WVU Board of Governors approves changes to campus tobacco policy

MORGANTOWN — Changes to WVU’s campus tobacco policy prohibiting the use of electronic smoking devices and vaping products were adopted during Friday’s meeting of the WVU Board of Governors.
The new policy has a tentative effective date of Aug. 1 and will apply to anyone on WVU property, including the WVU Institute of Technology and Potomac State College.
WVU General Counsel Gary Furbee explained that the proposed change was subjected to an extended comment period during which 33 comments were received — most of which were either strongly in support of the changes or strongly opposed.
One point most of the comments agreed on, however, is that a policy without enforcement is meaningless, or as one commentator put it, “The campus currently does absolutely nothing to enforce its tobacco free campus policy, so why even waste the effort to amend the rule to ban all types of smoking.”
Furbee said lack of enforcement was one of driving forces behind the desire to reexamine WVU rules regarding tobacco use on campus.
He said the reason for the delayed implementation date is to give committees focusing on various aspects of the rule change — marketing, enforcement and cessation efforts — time to get new processes in place.
“Step one is to get the rule out there so then the marketing group and enforcement group can put in place the mechanisms to do just those things —  market it, rebrand it across campus, implement enforcement and have the process in place to do that,” Furbee said.
He went on to say that the task force that helped put together the new tobacco policy will shift into a steering committee charged with ensuring things like enforcement don’t become lax.
The policy allows the President’s office to exempt events that attract a large number of off-campus visitors from the policy on a case-by-case basis as long as tobacco use is restricted to designated outdoor areas.
Also during Friday’s meeting, Provost Joyce McConnell discussed the university’s decision to discontinue WVU’s participation in the Academic Common Market (ACM).
The ACM allows students to attend a school in one of the 15 participating states at in-state tuition rates if a desired major is not offered in the student’s home state.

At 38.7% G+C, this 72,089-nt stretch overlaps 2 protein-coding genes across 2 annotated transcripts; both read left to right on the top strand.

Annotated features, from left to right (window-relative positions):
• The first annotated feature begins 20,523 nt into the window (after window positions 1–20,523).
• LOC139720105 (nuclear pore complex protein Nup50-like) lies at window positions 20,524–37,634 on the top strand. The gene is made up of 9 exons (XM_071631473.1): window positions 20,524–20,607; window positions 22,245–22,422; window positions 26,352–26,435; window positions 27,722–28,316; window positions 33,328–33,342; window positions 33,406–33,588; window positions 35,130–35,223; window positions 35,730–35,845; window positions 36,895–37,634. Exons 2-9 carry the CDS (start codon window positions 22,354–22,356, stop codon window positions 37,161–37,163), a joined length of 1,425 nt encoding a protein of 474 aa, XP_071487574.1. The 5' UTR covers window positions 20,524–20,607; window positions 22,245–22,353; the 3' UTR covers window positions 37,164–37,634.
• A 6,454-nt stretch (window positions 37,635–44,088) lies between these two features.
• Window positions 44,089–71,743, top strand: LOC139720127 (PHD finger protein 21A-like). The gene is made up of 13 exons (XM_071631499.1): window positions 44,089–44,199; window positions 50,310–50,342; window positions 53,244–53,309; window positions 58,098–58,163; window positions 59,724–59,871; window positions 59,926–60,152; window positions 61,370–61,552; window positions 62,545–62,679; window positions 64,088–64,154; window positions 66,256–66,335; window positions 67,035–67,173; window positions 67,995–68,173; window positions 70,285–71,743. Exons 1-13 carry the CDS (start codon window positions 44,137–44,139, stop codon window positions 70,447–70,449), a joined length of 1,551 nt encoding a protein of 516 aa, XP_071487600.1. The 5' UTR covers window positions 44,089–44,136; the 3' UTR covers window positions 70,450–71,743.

“The Academic Common Market is something that really is a legacy of the past and the national trend is to not participate,” McConnell said, adding “Our surrounding states have been pulling out of the Academic Common Market.”
She said one of the  reasons for the program’s declining participation lies in complicated regulations  pertaining a student’s ability to change their course of study, which often means the student must  return home to reapply and can result in the loss of the ACM benefit or even a requirement to repay funds.
“Actually what we’re finding is that the success rate of the students in the Academic Common Market is actually much below the average. We don’t know why that is,” McConnell said. “What we’re hoping is, by changing the way in which we’re supporting them — not through the rigid rules of the ACM, but more flexible scholarships, that they’ll be better able to achieve.”
The WVU system will discontinue its ACM agreement for undergraduate students beginning with students entering in the summer 2020 term.
McConnell said students currently enrolled in the ACM program will not be impacted. She said withdrawing from the program will free up $2.8 million to be used for student scholarships.
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